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Scotland invested more than £250 million in addiction services in 2021 after drug deaths reached record levels. In 2022, deaths decreased by 20%, but remained the highest in the UK and Europe.
Rates of drug deaths in Scotland remain three times higher than 30 years ago, with opioids including heroin responsible for more than 80% of the 1,051 deaths in 2022.
The Scottish government wants drug possession for personal use to be decriminalised, but does not have the power to do so.
A previous attempt to introduce trial safe consumption rooms in 2016 was not supported by the Lord Advocate at the time and was rejected by the UK government.
The Westminster-based Home Affairs Committee said in August that drug laws should be devolved to let Scotland trial consumption rooms.
Campaigners say Bain’s announcement paves the way for the “tried and tested” facilities.
“We welcome the Lord Advocate’s announcement which should lead the way for the first facility of this kind in the UK. The announcement clarifies that the Scottish Prosecution Services would not prosecute people coming to this facility, which will provide much needed health and social interventions,” André Gomes, communications lead at Release, told The Big Issue.
“Scotland has recorded an unprecedented number of drug-related deaths, so it is great to see the government follow the global evidence by introducing drug consumption rooms, which are proven to reduce overdoses and save lives. Facilities like this exist in 16 countries; they are a tried and tested method of protecting and improving the health of people who use drugs.”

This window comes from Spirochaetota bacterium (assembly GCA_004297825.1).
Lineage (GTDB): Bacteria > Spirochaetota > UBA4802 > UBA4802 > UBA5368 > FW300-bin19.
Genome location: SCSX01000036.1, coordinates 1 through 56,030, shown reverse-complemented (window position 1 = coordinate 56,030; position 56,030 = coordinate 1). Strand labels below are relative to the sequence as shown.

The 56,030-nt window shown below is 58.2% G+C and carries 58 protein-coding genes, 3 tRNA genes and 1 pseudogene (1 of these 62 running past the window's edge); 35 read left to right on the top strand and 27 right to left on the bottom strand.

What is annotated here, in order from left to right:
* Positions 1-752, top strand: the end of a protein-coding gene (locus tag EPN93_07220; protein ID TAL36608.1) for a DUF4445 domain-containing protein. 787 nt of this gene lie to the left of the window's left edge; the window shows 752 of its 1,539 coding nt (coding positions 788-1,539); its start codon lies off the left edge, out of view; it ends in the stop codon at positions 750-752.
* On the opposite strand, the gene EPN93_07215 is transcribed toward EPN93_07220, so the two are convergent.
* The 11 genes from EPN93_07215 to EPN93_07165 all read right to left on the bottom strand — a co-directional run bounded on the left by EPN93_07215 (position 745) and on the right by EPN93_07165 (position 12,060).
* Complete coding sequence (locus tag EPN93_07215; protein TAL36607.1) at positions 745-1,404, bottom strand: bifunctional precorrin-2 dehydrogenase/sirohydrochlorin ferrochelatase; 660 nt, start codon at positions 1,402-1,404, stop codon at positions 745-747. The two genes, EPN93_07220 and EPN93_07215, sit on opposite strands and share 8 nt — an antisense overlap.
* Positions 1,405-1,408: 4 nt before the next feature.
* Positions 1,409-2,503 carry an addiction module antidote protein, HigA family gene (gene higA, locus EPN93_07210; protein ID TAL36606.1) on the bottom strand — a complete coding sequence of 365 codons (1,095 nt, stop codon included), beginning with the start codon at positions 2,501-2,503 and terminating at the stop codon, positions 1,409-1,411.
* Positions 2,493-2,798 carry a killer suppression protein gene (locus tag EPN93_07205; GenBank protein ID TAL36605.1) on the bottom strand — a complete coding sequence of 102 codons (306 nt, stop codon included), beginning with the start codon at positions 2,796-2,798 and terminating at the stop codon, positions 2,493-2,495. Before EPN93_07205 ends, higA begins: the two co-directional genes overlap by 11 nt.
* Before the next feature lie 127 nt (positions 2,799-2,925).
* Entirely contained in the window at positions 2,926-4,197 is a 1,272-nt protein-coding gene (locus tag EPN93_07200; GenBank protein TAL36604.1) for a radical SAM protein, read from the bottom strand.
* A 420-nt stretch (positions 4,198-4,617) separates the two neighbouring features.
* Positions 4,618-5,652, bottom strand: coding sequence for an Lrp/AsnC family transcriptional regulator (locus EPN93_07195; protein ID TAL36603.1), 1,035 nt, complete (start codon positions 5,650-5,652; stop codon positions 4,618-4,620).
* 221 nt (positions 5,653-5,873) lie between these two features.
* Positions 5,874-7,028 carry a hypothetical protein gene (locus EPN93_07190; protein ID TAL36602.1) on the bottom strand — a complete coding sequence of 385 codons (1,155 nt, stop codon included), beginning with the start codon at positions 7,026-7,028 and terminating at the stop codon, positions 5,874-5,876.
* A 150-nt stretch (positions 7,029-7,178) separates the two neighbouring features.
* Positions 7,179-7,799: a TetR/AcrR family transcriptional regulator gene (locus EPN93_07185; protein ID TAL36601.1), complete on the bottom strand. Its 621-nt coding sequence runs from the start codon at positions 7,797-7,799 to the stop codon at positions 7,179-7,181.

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An unsanctioned safe consumption room, run out of a converted van, operated in Glasgow for nine months in 2020 and prevented nine potential overdoses.
Academics found it showed overdose prevention services could operate without “negative consequences for the community.”
Peter Krykant, who ran the van and is also campaign lead at Cranstoun, said the charity had a model which could be set up and operational within weeks.
“It is a very emotional day for me. This announcement does not come soon enough and the action of opening these sites must be taken as a matter of priority. Today’s announcement is great but in reality tomorrow and the day after people will still be injecting drugs in terrible conditions in towns and cities across the UK,” Krykant said.
“It’s time now to be brave, to open multiple sites and for other areas across England, Wales and Northern Ireland to follow suit.”
Kirsten Horsburgh, CEO of the Scottish Drugs Forum, said a lack of safe facilities put drug users in harm’s way, and said the services should be delivered without delay.
“The need for a safer consumption facility is evident across Scotland’s communities where there are people injecting drugs in unsafe environments,” Horsburgh told The Big Issue.
“People forced to use places such as waste ground, alleyways and derelict buildings are exposed to all kinds of risk including fatal overdose.”